Account based plans no longer being subject to the over-the-counter medications prescription requirement raises two issues that plan participants should keep in mind. First, participants utilizing plan issued electronic payment cards to purchase over-the-counter medications may experience denials at the point of sale in the near term future. Many retailers utilize an automated database system to screen individual products for eligibility for payment with the specialized electronic payment cards issued by account based plans. It may take several months for some retailers to update their databases with the thousands of newly eligible products.
The second issue participants need to remember is that over-the-counter medications remain subject to the general rules account based plans must apply in determining reimbursement eligibility. For example, plans are not authorized to reimburse expenses which are primarily for general wellness as opposed to a specific medical condition. This means that purchases of vitamins and supplements will typically require additional documentation from a health care provider regarding the specific medical condition for which they are being purchased.
The remaining account based plan related changes described below are more specific to HSAs and the High Deductible Health Plans (HDHPs) that individuals are required to have coverage under in order to make HSA contributions.
In order to increase access to health care for individuals covered under HDHP plans, the CARES Act included a provision that allows for first dollar coverage of telehealth services (i.e., participants are not required to meet the HDHP’s annual deductible before receiving benefits for telehealth services). Ordinarily, if an HDHP provided first dollar coverage for telehealth services, individuals covered under the plan would not be eligible to make contributions to their HSA for any month such coverage was in place. This temporary exemption added to the CARES Act waives that restriction. The temporary provision is in effect from March 27, 2020 until December 31, 2021.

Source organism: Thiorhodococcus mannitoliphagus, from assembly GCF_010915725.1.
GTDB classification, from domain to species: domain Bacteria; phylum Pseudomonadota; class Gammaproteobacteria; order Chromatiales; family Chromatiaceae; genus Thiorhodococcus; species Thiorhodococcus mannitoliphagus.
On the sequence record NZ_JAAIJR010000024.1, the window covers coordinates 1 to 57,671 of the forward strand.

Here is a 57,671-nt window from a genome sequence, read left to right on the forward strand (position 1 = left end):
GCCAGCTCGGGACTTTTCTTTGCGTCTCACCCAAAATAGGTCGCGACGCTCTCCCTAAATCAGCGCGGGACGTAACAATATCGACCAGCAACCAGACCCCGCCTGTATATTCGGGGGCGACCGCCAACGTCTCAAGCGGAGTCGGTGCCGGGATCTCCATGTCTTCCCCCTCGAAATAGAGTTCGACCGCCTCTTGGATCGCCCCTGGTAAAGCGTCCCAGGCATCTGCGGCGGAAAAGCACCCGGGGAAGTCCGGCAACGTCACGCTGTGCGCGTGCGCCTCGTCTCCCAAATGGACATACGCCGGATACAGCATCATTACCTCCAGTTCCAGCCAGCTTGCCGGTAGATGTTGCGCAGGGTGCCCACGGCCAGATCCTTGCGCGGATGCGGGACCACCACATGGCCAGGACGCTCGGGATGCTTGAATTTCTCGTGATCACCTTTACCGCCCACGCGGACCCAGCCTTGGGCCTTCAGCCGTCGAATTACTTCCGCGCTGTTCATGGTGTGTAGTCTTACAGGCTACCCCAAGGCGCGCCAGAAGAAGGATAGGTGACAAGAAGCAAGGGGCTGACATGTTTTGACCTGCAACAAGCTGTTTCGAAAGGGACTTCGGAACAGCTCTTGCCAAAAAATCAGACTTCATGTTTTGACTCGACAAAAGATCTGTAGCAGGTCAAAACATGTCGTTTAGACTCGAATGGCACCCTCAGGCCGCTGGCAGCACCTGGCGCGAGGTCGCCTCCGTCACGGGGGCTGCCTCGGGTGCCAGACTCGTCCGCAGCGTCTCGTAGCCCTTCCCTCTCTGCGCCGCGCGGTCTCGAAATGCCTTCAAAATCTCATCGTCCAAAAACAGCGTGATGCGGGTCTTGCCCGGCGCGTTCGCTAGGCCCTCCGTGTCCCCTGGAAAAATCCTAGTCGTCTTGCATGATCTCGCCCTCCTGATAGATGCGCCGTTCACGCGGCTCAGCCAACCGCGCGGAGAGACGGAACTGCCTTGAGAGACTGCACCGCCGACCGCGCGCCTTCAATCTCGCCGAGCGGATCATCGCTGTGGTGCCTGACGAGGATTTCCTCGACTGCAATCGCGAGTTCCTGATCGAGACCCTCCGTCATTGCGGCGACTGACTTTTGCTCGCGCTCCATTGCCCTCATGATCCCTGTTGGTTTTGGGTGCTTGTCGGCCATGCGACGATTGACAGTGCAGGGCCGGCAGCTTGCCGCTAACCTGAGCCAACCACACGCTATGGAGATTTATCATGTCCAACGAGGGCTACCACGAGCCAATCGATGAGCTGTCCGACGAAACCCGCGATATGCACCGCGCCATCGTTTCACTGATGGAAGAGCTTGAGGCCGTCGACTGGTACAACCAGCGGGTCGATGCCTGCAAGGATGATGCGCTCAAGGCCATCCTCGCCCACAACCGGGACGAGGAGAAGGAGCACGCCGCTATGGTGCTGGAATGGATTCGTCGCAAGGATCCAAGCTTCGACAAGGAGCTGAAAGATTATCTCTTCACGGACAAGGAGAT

Another waiver of the general rule against first dollar HDHP coverage was issued by the IRS to allow plans to cover all COVID-19 related testing and treatment prior to the covered individual meeting their annual deductible. This waiver does not compel plans on their own to provide this coverage although other newly enacted federal laws such as the Families First Coronavirus Response Act (the FFCRA) generally mandate COVID-19 related coverage (but that’s a topic for another post).
Lastly, as part of the IRS’s extension of the 2019 tax year return filing deadline from April 15 until July 15, 2020, other deadlines linked to the return filing deadline were also impacted. These included the deadline for individuals to make 2019 tax year HSA contributions and to take curative distributions in the event they had contributed too much to their accounts in 2019.
If you have any questions about any of these changes, please e-mail email@example.com or call 800-366-2961, Monday through Friday 8:30 a.m. to 5:00 p.m.